I have been guilty in the past of underrating Khabib Nurmagomedov. For a while, I thought of Nurmagomedov as a fighter who was undefeated, but against a bunch of cans, and had sloppy striking he would be punished for in the UFC. But now I’ve put together FPR ratings, and they scream that not only is Nurmagomedov not a fraud… he’s the best fighter in the UFC lightweight division, with a high potential to become the champion.
At the same time, his FPR of +7.62 is obviously skewed. In his last fight, Nurmagomedov landed a whopping 21 takedowns against Abel Trujillo, but at some point, it defeats the purpose of landing a takedown in the first place. The whole reason takedowns are significant is because they lead to top position on the ground. The idea is that a takedown puts a fighter in an advantageous position. Nurmagomedov obviously didn’t use takedowns for that purpose against Trujillo; instead, he wanted to prove a point by simply throwing Trujillo to the ground repeatedly. I don’t believe Nurmagomedov should get full credit for each takedown… but he does in the FPR formula.
Here’s the thing. If I credit Nurmagomedov with, say, eight takedowns in that fight instead of 21, his FPR only goes down to +5.46, which is still second best in the UFC lightweight division. The reality is that while I’ve been dismissing Nurmagomedov for having awkward striking, he might be the real deal as a potential UFC champion.
As awkward as his striking is, Nurmagomedov has earned a significant strike ratio of 105:54 with two knockdowns. Thanks to his Sambo background he’s only been taken down twice, one of which was by Gleison Tibau, who is the most dominant wrestler in the weight class. Nurmagomedov’s striking might not look pretty… but all his opponents have been able to do to him is hit him with 1.2 significant strikes per minute. (That comes with the caveat that Nurmagomedov has not yet faced a good striker in the UFC.)
This fight against Pat Healy is going to be very interesting, and perhaps reveal whether or not Nurmagomedov is as good as FPR thinks he might be. Healy is an excellent grinder type who surprised a lot of people in his last fight against Jim Miller – but not me. I knew Healy was underrated going into that fight and even though I picked Miller to win, I identified Healy as a good betting value as a +230 underdog.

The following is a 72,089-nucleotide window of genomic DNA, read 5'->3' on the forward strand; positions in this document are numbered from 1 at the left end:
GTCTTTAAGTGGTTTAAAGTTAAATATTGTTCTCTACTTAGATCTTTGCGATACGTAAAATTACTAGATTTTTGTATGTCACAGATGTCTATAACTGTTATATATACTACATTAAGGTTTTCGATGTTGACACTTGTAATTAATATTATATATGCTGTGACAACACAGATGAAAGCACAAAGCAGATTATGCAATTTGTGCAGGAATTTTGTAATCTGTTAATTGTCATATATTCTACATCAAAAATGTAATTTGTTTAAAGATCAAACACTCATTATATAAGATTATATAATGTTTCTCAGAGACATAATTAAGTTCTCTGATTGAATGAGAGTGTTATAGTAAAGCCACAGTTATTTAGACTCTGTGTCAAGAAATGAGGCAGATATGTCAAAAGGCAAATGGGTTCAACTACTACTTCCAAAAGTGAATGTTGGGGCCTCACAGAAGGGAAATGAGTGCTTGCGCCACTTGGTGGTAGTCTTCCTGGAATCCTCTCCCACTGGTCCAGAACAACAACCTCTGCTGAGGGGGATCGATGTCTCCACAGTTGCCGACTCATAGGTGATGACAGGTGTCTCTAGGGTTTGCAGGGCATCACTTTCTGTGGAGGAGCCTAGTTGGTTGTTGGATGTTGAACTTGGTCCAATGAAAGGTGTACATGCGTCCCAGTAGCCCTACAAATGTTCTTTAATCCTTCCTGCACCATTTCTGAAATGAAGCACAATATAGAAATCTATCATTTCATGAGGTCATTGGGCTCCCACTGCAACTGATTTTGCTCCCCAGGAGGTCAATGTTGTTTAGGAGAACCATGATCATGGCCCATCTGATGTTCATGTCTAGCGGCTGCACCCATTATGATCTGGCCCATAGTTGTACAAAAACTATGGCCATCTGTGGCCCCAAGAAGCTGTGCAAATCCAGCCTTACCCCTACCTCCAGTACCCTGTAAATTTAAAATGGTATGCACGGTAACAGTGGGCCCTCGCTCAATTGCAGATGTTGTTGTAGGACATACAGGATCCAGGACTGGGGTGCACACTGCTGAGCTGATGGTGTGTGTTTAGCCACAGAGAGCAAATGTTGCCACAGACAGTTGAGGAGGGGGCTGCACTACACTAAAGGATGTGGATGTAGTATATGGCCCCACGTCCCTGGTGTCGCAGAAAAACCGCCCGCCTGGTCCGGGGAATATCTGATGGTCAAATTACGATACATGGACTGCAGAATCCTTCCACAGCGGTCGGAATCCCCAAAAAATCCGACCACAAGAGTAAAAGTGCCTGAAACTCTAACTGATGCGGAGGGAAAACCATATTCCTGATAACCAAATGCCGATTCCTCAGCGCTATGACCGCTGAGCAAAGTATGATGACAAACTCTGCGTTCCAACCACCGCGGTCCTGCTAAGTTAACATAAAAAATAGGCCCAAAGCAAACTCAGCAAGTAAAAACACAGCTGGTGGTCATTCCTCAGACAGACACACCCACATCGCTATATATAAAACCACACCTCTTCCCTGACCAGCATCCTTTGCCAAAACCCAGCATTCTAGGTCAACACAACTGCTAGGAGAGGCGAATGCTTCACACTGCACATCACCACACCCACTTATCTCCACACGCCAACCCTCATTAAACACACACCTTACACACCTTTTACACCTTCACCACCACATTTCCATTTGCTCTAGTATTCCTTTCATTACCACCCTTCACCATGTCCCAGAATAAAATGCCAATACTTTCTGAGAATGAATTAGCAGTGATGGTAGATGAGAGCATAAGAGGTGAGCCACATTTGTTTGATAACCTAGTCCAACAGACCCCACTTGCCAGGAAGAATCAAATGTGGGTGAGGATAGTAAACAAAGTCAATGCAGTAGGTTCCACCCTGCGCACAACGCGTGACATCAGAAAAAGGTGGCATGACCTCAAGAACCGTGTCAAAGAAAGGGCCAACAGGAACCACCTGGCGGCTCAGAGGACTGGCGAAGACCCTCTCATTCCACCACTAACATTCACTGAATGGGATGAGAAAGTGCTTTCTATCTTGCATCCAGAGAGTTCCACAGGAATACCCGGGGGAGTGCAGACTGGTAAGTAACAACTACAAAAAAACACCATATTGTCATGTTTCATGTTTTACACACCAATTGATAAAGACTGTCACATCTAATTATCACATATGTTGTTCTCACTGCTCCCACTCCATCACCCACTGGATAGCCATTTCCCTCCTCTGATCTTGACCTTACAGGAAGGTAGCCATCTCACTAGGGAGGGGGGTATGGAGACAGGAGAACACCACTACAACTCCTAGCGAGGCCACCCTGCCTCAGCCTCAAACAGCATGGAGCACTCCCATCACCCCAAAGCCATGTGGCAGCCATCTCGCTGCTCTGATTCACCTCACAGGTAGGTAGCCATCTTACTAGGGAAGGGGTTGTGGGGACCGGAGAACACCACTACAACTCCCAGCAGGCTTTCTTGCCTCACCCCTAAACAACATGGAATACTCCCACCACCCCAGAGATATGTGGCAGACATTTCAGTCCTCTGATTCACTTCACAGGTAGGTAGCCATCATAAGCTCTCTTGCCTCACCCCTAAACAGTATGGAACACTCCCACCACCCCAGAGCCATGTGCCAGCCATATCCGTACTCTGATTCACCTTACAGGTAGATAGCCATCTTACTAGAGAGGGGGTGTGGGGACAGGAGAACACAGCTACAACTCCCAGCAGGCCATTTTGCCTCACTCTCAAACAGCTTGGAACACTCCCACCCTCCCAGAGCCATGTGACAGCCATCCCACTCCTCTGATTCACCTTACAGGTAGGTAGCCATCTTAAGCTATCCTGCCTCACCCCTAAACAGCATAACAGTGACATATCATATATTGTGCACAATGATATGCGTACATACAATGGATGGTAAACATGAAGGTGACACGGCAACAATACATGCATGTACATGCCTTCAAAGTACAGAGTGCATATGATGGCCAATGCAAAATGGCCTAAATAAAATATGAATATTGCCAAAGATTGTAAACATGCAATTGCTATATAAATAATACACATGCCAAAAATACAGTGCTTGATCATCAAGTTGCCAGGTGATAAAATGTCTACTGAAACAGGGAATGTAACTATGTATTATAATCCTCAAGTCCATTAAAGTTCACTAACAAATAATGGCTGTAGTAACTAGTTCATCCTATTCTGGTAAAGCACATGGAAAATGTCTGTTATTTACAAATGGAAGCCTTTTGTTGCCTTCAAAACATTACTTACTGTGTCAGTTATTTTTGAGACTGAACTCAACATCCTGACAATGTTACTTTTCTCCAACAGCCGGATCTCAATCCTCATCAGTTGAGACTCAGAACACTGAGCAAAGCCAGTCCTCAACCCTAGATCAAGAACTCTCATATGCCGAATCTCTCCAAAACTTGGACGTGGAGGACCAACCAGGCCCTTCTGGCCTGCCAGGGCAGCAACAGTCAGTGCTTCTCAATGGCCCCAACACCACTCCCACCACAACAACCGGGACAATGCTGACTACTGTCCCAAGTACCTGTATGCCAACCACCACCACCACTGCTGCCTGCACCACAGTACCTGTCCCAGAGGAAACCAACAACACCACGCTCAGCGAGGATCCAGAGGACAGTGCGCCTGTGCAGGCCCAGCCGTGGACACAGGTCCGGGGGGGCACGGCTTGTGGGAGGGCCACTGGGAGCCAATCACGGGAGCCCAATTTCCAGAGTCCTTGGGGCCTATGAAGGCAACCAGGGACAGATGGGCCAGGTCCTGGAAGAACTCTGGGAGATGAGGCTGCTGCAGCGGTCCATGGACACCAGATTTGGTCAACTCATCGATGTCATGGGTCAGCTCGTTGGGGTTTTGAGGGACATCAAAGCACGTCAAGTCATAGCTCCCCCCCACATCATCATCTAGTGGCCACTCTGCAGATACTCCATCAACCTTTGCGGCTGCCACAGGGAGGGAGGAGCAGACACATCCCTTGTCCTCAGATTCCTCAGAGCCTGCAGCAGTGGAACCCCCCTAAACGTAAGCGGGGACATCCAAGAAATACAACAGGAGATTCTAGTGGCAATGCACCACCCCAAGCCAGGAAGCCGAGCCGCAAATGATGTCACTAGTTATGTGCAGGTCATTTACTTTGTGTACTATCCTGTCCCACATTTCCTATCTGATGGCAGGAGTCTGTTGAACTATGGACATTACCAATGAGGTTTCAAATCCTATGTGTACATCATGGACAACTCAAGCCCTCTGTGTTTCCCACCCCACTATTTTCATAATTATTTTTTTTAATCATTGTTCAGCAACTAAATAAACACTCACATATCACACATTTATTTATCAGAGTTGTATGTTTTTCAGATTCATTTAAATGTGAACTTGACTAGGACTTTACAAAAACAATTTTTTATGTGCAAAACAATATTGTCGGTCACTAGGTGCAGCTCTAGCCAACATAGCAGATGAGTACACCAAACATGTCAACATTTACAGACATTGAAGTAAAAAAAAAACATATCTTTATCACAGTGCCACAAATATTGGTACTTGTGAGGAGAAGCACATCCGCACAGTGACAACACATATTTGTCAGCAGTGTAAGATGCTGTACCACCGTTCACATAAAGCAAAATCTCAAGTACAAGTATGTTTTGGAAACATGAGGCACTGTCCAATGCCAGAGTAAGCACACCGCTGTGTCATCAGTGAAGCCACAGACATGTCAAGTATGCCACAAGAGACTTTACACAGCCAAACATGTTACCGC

Where people get hung up with Healy is his overall record of 29-16. That’s a lot of losses for an aspiring title contender to have, and I agree that it probably precludes Healy from going all the way and becoming UFC champion. Healy is far from a complete fighter and in particular isn’t a very damaging striker. However, the biggest reason Healy has improved so much in recent years is his move from 170 to 155 pounds. His grinding style is much more effective at lightweight, where he can dominate the clinch.
The burning question is: can Healy dominate the clinch against an opponent like Nurmagomedov? Well, Nurmagomedov was only taken down once in six tries by Tibau… and Tibau is not a fighter whose takedowns are easily rejected. Given that clinch wrestling is highly emphasized in Sambo, it would seem that Healy’s style plays right into Nurmagomedov’s strength.
And that’s the thing about Healy: the clinch/grinding style is his whole game. It works most of the time because most fighters aren’t able to hold up under the pressure. Not only should Nurmagomedov be able to hold up, he should thrive in the clinch battle. Since Healy is also not a major threat to win by knockout, Nurmagomedov has to be considered the favorite to win this one… and perhaps go on to greater things in the not too distant future.
Pick: Khabib Nurmagomedov by decision